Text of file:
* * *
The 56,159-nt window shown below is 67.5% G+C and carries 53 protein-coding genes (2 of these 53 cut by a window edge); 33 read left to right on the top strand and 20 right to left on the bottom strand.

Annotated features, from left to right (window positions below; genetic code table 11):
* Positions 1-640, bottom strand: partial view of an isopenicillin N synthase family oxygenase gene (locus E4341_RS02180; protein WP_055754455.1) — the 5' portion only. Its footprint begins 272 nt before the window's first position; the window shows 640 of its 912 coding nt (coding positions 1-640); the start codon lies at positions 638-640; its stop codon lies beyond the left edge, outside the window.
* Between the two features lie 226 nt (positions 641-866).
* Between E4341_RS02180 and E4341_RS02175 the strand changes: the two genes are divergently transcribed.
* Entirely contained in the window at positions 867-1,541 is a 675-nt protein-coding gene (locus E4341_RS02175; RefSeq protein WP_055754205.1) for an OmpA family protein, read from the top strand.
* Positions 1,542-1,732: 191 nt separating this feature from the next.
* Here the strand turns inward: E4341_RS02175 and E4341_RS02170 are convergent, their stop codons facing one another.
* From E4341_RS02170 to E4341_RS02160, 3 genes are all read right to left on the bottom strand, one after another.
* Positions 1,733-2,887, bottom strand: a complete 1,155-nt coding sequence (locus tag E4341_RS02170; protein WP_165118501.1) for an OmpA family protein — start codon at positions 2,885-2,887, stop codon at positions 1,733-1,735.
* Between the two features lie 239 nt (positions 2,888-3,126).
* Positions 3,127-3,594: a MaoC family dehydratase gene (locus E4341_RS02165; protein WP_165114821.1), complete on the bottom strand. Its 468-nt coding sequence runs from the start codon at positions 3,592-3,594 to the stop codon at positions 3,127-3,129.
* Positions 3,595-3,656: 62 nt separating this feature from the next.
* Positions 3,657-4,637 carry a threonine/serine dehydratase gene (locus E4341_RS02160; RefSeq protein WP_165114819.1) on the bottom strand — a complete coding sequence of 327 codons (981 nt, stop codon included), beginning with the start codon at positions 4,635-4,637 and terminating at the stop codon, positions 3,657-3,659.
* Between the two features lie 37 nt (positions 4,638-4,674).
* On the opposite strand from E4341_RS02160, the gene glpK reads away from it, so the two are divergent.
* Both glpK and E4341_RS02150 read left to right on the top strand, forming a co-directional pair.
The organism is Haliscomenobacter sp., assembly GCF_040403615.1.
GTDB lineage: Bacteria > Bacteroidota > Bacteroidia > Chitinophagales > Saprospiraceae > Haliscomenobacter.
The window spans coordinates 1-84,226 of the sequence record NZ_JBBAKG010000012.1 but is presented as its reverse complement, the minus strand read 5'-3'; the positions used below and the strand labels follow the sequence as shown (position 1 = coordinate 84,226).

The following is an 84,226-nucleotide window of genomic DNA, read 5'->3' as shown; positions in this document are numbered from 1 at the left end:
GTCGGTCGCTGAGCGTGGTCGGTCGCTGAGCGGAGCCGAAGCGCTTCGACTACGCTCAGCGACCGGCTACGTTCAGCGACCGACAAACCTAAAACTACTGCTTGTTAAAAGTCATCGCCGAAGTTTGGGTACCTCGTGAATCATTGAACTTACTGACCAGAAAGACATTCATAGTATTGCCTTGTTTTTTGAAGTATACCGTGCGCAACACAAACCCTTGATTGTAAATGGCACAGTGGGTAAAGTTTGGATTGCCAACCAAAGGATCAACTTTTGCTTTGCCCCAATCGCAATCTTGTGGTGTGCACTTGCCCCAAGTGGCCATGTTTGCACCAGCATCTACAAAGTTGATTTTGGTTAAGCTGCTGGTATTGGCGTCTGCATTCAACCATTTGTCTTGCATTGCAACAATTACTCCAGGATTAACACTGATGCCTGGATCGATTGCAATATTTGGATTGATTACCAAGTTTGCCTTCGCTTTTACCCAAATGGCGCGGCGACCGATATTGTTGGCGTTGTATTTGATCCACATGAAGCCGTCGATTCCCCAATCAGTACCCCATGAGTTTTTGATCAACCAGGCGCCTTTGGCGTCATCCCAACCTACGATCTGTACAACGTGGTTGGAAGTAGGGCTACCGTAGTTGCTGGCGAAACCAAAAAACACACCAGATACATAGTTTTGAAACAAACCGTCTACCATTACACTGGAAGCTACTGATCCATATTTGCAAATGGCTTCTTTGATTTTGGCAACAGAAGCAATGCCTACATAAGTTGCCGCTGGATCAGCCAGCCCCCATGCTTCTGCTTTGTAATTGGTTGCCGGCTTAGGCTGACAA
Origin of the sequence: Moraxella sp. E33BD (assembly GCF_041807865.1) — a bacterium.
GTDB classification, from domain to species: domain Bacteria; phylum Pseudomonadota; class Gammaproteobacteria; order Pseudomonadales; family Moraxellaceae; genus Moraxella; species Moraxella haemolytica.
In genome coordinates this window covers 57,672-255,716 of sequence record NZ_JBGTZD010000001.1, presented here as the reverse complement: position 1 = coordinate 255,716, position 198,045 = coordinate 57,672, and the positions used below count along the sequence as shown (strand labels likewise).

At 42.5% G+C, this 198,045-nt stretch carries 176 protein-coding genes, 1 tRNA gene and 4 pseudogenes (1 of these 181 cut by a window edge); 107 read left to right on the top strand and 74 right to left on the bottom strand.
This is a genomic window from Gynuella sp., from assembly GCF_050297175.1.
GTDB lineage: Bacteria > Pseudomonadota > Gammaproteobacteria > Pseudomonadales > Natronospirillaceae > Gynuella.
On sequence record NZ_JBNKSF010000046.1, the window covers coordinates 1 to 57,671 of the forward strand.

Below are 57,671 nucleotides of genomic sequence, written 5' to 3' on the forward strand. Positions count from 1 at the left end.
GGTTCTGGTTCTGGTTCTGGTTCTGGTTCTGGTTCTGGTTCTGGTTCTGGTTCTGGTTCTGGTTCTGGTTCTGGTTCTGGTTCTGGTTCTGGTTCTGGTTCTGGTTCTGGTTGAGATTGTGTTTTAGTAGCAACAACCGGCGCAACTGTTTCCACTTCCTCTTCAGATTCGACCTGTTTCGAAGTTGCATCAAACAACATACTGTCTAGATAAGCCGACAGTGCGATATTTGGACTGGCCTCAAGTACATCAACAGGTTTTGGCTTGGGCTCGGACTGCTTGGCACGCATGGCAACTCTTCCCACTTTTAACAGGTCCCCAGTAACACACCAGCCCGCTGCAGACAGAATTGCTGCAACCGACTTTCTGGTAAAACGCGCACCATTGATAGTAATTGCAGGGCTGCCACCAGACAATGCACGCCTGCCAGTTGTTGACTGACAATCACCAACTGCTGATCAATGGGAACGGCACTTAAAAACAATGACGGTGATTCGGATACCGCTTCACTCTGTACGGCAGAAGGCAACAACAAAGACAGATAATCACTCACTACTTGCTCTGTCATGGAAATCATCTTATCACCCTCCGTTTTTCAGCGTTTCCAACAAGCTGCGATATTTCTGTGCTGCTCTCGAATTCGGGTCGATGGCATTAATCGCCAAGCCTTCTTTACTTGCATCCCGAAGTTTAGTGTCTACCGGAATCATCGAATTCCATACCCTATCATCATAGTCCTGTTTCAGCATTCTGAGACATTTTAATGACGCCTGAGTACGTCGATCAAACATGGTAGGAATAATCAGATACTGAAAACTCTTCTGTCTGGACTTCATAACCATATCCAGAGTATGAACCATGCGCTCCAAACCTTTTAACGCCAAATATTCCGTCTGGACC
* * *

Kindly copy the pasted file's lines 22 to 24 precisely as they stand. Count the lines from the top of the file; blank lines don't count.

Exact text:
GTCGGTCGCTGAGCGTGGTCGGTCGCTGAGCGGAGCCGAAGCGCTTCGACTACGCTCAGCGACCGGCTACGTTCAGCGACCGACAAACCTAAAACTACTGCTTGTTAAAAGTCATCGCCGAAGTTTGGGTACCTCGTGAATCATTGAACTTACTGACCAGAAAGACATTCATAGTATTGCCTTGTTTTTTGAAGTATACCGTGCGCAACACAAACCCTTGATTGTAAATGGCACAGTGGGTAAAGTTTGGATTGCCAACCAAAGGATCAACTTTTGCTTTGCCCCAATCGCAATCTTGTGGTGTGCACTTGCCCCAAGTGGCCATGTTTGCACCAGCATCTACAAAGTTGATTTTGGTTAAGCTGCTGGTATTGGCGTCTGCATTCAACCATTTGTCTTGCATTGCAACAATTACTCCAGGATTAACACTGATGCCTGGATCGATTGCAATATTTGGATTGATTACCAAGTTTGCCTTCGCTTTTACCCAAATGGCGCGGCGACCGATATTGTTGGCGTTGTATTTGATCCACATGAAGCCGTCGATTCCCCAATCAGTACCCCATGAGTTTTTGATCAACCAGGCGCCTTTGGCGTCATCCCAACCTACGATCTGTACAACGTGGTTGGAAGTAGGGCTACCGTAGTTGCTGGCGAAACCAAAAAACACACCAGATACATAGTTTTGAAACAAACCGTCTACCATTACACTGGAAGCTACTGATCCATATTTGCAAATGGCTTCTTTGATTTTGGCAACAGAAGCAATGCCTACATAAGTTGCCGCTGGATCAGCCAGCCCCCATGCTTCTGCTTTGTAATTGGTTGCCGGCTTAGGCTGACAA
Origin of the sequence: Moraxella sp. E33BD (assembly GCF_041807865.1) — a bacterium.
GTDB classification, from domain to species: domain Bacteria; phylum Pseudomonadota; class Gammaproteobacteria; order Pseudomonadales; family Moraxellaceae; genus Moraxella; species Moraxella haemolytica.